In addition to her music, Dayne has appeared on Millionaire Matchmaker and This American Life, and she has acted on film and stage, including Elton John’s Broadway production of Aida. She is a vocal advocate of both LGBT rights and music education.
Abby Dobson is the 2016 artist-in-residence with the African American Policy Forum (AAPF). A sonic conceptualist artist, Dobson's sound is the alchemy of R&B/Soul, jazz, classic pop, gospel and folk, forging a gem that erases musical boundaries. Dobson has performed at venues such as S.O.B's, Kennedy Center Millennium Stage, Apollo Theater, Blue Note Jazz Club, Queens Museum and "The Tonight Show." Her debut album, Sleeping Beauty: You Are the One You Have Been Waiting On, was released in 2010 to glowing reviews. Featured on Talib Kweli’s album Gravitas on State of Grace, Dobson was also nominated for a 2014 BET Hip Hop Award for Best Impact Song.
Dobson received a Juris Doctorate degree from Georgetown University Law Center and a Bachelor's degree from Williams College in Political Science and History. Her interests have been deeply impacted by intersectionality discourse and critical race theory. An artist and independent scholar, Dobson's interests focus on the intersection of race and gender in the imagination, creation and consumption of music. A sampling of recent presentations include: International James Baldwin Conference at American University of Paris (2016), Association for the Study of African American History and Life Conference (2013-2015); Anna Julia Cooper Project at Tulane University (2013); and National Women's Studies Association (NWSA) Conference (2013).
Passionate about using music as a tool for empathy cultivation, Dobson creates music to inspire audiences to reflect on the world we live in and engage in action to promote transformative social change. She creates music to privilege black female voices and highlight the human condition. Inspired by AAPF’s social justice work, Dobson composed and performs "Say Her Name" in tribute to the black women lost to state and non-state violence.
Dobson also volunteers with the National Organization for Women, NYC Chapter's Activist Alliance serving as a member of its Intersectionality Committee. She is currently wrapping up recording for Sister Outsider, the follow-up to her debut album, slated for release in 2017.
Thordis Elva is a firm believer in the healing potential of dialogue when it comes to ending the silence that shrouds sexual violence. In 2015, she was voted Woman of the Year in her native Iceland due to her tireless campaigning for gender equality.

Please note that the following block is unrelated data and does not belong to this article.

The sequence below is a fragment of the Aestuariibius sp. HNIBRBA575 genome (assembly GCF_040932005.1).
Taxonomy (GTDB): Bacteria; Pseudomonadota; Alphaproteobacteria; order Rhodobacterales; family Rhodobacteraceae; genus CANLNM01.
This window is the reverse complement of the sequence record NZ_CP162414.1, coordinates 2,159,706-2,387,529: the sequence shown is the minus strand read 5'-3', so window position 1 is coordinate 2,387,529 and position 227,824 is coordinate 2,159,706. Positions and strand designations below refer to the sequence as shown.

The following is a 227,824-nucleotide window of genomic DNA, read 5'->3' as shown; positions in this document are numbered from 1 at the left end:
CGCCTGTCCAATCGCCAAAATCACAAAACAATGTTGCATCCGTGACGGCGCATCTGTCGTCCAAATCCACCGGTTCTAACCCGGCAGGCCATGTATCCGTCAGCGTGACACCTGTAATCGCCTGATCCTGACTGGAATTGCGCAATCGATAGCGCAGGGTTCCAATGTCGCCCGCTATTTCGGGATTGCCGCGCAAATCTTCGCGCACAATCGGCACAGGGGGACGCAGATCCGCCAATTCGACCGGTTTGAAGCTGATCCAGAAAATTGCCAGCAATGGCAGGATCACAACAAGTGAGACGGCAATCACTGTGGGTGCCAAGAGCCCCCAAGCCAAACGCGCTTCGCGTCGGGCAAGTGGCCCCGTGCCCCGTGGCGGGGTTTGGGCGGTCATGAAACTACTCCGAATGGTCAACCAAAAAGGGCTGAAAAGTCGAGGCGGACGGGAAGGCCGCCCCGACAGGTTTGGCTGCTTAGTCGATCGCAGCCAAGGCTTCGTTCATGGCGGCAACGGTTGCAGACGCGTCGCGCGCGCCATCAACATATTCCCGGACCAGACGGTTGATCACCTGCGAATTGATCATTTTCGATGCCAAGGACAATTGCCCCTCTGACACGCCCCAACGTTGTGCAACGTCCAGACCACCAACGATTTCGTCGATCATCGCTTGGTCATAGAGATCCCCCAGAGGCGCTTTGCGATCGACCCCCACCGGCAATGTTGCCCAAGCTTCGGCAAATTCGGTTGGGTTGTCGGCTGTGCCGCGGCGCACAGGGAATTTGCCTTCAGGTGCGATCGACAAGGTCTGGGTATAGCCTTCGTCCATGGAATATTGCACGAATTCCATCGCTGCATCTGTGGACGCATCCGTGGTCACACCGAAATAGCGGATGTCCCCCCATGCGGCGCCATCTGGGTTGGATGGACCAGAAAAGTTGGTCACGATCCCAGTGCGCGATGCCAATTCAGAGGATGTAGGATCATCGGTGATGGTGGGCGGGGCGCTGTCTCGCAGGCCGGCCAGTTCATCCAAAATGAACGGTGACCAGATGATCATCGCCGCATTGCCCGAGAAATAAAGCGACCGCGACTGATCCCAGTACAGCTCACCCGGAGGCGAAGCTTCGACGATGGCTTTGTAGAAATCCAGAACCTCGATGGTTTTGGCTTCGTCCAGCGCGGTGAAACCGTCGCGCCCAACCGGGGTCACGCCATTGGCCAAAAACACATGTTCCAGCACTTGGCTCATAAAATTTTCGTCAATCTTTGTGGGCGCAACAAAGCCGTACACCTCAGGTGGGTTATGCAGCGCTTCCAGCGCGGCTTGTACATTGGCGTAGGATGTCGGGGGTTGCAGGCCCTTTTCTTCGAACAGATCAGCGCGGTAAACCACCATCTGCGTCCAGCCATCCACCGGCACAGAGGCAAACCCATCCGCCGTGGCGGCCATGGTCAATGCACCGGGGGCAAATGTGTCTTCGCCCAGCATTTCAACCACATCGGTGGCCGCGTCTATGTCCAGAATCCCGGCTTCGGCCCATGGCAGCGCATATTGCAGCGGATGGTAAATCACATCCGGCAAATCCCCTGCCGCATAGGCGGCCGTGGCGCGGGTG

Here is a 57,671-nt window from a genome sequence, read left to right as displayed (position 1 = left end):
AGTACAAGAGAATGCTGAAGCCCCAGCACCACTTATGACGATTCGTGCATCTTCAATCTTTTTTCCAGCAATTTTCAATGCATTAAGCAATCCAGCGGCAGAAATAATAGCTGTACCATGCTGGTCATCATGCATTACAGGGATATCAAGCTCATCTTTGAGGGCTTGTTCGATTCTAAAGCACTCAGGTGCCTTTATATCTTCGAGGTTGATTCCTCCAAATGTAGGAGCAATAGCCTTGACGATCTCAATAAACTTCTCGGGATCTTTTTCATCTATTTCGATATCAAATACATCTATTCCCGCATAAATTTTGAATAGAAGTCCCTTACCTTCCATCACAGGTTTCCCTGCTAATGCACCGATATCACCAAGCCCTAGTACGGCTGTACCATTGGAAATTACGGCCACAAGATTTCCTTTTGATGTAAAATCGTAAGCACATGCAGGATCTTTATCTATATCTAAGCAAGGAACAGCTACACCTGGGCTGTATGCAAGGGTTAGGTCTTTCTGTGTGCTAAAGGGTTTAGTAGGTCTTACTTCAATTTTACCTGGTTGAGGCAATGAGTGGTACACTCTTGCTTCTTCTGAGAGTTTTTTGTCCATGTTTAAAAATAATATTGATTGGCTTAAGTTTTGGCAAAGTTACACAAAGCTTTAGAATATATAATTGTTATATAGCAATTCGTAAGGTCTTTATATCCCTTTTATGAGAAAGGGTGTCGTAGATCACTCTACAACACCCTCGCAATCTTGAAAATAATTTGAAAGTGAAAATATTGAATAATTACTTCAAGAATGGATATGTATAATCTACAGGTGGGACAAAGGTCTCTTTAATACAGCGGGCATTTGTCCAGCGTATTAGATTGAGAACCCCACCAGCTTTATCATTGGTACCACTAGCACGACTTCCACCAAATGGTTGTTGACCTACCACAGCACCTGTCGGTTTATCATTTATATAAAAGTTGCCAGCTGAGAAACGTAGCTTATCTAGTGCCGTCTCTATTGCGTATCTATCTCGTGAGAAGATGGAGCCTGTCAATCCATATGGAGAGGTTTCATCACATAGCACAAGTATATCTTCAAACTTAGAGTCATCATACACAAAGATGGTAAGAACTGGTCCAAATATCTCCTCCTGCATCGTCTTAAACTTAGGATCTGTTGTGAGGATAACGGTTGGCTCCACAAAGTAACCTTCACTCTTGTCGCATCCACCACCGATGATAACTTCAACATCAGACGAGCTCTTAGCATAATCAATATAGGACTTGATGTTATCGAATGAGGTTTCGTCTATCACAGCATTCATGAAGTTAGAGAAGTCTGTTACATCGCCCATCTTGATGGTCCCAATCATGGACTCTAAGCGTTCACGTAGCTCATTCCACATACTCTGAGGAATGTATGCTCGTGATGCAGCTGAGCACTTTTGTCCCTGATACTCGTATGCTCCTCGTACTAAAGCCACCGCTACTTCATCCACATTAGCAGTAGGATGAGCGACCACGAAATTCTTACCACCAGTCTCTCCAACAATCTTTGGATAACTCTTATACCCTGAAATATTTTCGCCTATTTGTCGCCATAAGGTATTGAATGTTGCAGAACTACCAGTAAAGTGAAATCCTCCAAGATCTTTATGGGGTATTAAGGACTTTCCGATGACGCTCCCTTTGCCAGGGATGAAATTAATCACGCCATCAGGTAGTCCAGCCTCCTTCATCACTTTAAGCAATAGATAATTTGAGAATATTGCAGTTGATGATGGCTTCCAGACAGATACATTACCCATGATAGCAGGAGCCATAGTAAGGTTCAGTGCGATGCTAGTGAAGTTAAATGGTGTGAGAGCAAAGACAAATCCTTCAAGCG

As an award-winning writer, journalist and public speaker, Elva has utilized many different platforms for her activism, including plays, films and books. Her passion for equality extends to the internet, and she has toured extensively giving lectures about online bullying, non-consensual pornography and digital human rights to audiences such as the United Nations and the Nordic Council of Ministers.
Read a Q&A with Elva about her TED Talk on the TED Blog.
Vocalist, songwriter, pianist, arranger and producer Sheléa blends traditional pop, jazz, R&B and soul to build a classic -- but not throwback -- sound in singles like “Seeing You” and “Love The Way You Love Me.” In 2011, her song "Love Fell On Me” became the musical theme of the Angela Bassett film Jumping the Broom.
In 2013, Sheléa gave a standing-ovation performance at the Songwriter’s Hall of Fame Awards as she honored the late Hal David, singing "Anyone Who Had a Heart" -- a performance first curated by Stevie Wonder to present at the White House. In 2015, Sheléa toured with Stevie Wonder in his Songs in the Key of Life Tour.
American architect and MacArthur Fellow Jeanne Gang is the founding principal of Studio Gang, an architecture and urban design practice based in Chicago and New York. Gang is recognized internationally for her socially engaged design process that foregrounds the relationships between individuals, communities, and environments. Drawing insight from ecological systems, her analytical and creative approach has produced some of today's most compelling architecture, including the Aqua Tower and Nature Boardwalk at Lincoln Park Zoo in Chicago, and the Arcus Center for Social Justice Leadership at Kalamazoo College in Kalamazoo, Michigan. Her current major projects include an expansion of the American Museum of Natural History in New York City and the next United States Embassy in Brasília, Brazil.
Committed to working on global and local issues, Gang brings design to a wide range of projects beyond architecture's conventional boundaries. She collaborates and innovates with experts across fields on pursuits ranging from the development of stronger materials to fostering stronger communities. Through teaching, speaking, writing, advocacy and advising, she engages with others to make a positive impact at multiple scales.
Alicia Garza is an organizer, writer and freedom dreamer. She is the special projects director for the National Domestic Workers Alliance, the nation's leading voice for dignity and fairness for the millions of domestic workers in the United States. She is also the co-creator of #BlackLivesMatter, an international movement and organizing project focused on combatting anti-black state-sanctioned violence.